Posted Feb 25, 2012
Hy-Vee Corp. will have to make one more trip to the Springfield City Council before the Iowa-based supermarket chain can begin conversion of the former Kmart building on MacArthur Boulevard, city officials say.
Plans are for both to happen this spring.
“We’ll be entering into negotiations with Hy-Vee for a developer’s agreement. We expect that to begin soon,” said city economic development director Mike Farmer.
Hy-Vee is expected to ask for assistance from a MacArthur Boulevard tax increment financing district that was unanimously approved by the council Tuesday. The district covers both sides of MacArthur from South Grand Avenue to Summit Avenue.
Farmer said negotiations will determine the amount of assistance sought by Hy-Vee and the type of work that is eligible. “There’ll obviously be some demolition on the site and some clearing and environmental costs. We’d probably cover a portion of that,” said Farmer.
Under TIF rules, increased revenue from property taxes can be used to reimburse developers for the cost of improvements. Hy-Vee plans to demolish the exterior of the former Kmart and use the steelwork as the skeleton of the grocery store.
The former Spillway Lanes bowling alley would be demolished to make room for a convenience store and gasoline station. A Title-Max payday loans building also would be demolished to allow for additional parking.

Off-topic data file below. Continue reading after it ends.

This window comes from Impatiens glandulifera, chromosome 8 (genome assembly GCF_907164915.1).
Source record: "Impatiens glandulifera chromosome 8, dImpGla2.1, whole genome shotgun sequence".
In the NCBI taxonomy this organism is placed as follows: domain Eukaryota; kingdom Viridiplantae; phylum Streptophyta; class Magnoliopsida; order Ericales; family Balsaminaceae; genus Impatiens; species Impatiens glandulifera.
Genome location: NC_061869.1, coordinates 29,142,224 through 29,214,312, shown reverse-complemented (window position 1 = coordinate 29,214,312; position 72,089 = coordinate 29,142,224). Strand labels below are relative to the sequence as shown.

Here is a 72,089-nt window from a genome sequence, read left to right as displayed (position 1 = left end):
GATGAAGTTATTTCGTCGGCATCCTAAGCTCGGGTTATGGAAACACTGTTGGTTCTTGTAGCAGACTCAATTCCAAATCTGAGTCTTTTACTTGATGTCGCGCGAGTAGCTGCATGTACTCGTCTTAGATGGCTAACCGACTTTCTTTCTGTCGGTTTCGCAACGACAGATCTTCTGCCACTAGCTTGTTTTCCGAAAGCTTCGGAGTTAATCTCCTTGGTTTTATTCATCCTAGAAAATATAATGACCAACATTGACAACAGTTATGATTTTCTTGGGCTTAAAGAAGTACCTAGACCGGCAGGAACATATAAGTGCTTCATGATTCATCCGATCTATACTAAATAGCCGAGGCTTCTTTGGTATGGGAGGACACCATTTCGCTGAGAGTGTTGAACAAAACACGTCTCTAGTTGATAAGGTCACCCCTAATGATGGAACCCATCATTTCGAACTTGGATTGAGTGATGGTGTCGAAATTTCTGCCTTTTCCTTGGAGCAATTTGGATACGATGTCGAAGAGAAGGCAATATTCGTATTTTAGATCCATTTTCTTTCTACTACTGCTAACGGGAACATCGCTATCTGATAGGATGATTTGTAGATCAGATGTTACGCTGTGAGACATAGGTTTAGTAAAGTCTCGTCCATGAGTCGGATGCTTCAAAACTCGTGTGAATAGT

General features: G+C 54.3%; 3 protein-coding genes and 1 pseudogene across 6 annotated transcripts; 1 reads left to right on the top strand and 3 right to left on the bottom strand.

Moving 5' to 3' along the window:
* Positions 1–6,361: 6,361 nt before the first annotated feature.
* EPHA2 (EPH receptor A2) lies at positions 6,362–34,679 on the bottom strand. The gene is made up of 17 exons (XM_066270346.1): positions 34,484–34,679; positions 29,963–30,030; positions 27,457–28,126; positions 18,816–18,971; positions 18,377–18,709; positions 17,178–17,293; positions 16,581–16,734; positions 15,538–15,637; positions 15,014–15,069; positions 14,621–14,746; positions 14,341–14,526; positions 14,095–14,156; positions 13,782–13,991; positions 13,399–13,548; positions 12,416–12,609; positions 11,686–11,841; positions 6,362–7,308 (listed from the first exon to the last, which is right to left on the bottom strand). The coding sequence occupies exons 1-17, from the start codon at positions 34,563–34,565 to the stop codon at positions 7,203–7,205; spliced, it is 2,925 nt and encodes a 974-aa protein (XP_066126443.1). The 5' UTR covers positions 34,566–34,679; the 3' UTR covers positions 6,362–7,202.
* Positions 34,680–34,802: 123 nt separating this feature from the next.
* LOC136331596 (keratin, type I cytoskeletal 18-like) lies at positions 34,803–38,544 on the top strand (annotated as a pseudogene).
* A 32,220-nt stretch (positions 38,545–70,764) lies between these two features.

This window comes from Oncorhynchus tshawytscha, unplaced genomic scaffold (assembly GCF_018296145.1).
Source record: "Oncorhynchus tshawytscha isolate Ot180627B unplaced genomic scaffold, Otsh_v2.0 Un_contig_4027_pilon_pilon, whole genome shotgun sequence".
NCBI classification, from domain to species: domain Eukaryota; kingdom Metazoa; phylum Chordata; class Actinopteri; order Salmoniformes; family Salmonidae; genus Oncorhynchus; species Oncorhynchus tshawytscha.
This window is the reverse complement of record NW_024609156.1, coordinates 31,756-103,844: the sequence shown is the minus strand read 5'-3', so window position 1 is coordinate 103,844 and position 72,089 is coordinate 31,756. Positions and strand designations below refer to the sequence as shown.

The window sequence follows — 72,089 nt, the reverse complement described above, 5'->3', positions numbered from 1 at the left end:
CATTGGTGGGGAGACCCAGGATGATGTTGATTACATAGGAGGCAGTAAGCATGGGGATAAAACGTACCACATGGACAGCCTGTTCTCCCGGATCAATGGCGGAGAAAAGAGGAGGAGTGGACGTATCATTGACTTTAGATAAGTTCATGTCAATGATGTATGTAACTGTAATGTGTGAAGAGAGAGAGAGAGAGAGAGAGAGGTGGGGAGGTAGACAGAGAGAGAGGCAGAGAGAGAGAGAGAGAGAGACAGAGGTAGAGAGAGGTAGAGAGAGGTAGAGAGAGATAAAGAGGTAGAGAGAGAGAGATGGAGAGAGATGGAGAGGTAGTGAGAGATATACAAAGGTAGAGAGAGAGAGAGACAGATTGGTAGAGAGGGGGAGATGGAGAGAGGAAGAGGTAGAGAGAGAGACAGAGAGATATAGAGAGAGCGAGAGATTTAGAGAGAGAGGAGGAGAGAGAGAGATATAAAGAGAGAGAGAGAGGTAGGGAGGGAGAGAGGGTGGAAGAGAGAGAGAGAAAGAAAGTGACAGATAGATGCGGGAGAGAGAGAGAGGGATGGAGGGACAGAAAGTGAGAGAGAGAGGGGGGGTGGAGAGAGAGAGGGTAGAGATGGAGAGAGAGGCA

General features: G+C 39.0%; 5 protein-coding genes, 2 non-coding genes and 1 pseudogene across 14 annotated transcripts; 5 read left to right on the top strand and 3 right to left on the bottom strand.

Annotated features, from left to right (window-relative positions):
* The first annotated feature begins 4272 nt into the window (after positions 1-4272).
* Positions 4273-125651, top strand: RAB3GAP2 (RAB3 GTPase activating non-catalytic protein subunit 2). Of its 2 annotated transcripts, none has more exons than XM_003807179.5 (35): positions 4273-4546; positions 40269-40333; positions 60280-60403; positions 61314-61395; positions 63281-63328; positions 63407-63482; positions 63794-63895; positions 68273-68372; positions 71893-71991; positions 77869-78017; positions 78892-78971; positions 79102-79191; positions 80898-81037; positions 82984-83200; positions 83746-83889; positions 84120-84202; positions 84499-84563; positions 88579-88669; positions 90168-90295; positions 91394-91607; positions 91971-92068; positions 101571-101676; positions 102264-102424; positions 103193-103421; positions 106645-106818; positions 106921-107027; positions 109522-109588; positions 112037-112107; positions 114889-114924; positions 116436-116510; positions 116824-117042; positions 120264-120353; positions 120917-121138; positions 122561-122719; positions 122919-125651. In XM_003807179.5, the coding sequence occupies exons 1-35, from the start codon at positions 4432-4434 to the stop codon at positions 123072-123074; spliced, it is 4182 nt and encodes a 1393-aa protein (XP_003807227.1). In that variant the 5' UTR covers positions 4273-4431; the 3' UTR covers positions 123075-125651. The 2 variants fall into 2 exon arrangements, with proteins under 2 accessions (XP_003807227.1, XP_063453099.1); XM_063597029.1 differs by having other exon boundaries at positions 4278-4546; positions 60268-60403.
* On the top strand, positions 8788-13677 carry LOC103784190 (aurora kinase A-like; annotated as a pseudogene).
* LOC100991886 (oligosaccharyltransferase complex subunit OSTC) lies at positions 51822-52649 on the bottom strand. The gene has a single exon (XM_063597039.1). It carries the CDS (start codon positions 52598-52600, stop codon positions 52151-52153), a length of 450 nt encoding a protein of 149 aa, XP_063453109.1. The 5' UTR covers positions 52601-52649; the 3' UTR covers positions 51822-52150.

No money in TIF
The MacArthur TIF will not begin to generate money for redevelopment until 2011 property taxes are collected this year, said Ward 7 Ald. Joe McMenamin, who represents the area. “I expect something will be worked out,” said McMenamin. “It’s more difficult because there are no funds.”
The MacArthur TIF is the city’s eighth. Farmer said one possibility would be to sell bonds for the Hy-Vee construction and pay off the bonds as TIF revenues flow into the district. Both McMenamin and Farmer said they believe an agreement can be approved by the city council in time to meet Hy-Vee’s spring construction schedule. The company has indicated construction will take about a year.
The MacArthur Boulevard Action Committee — or MacBac, as the 16-member committee is known — is nearing completion of a marketing plan to build on projects such as the Kmart conversion, said committee chairman Micah Bartlett. “We’re putting together a brochure that would be targeted to potential business and real-estate developers,” said Bartlett.
The group, which was created by Mayor Mike Houston, meets monthly to work on implementation of a long-term development plan. Bartlett said the brochure highlighting potential development sites is in draft form, but should be ready soon to share with economic development officials. “We want to get this into as many hands as possible,” said Bartlett.
The committee also is trying to simplify zoning requirements along MacArthur Boulevard. A consultant’s report pointed out last year that there have been more than 60 zoning variances along the boulevard since 1956. MacArthur cuts through four government jurisdictions — the city of Springfield, village of Jerome, Capital Township and rural Sangamon County. “We’re working with the zoning department to make those changes, obviously with a future ordinance,” said Bartlett. “Some of these things we can do in the near future. Others are going to take years.”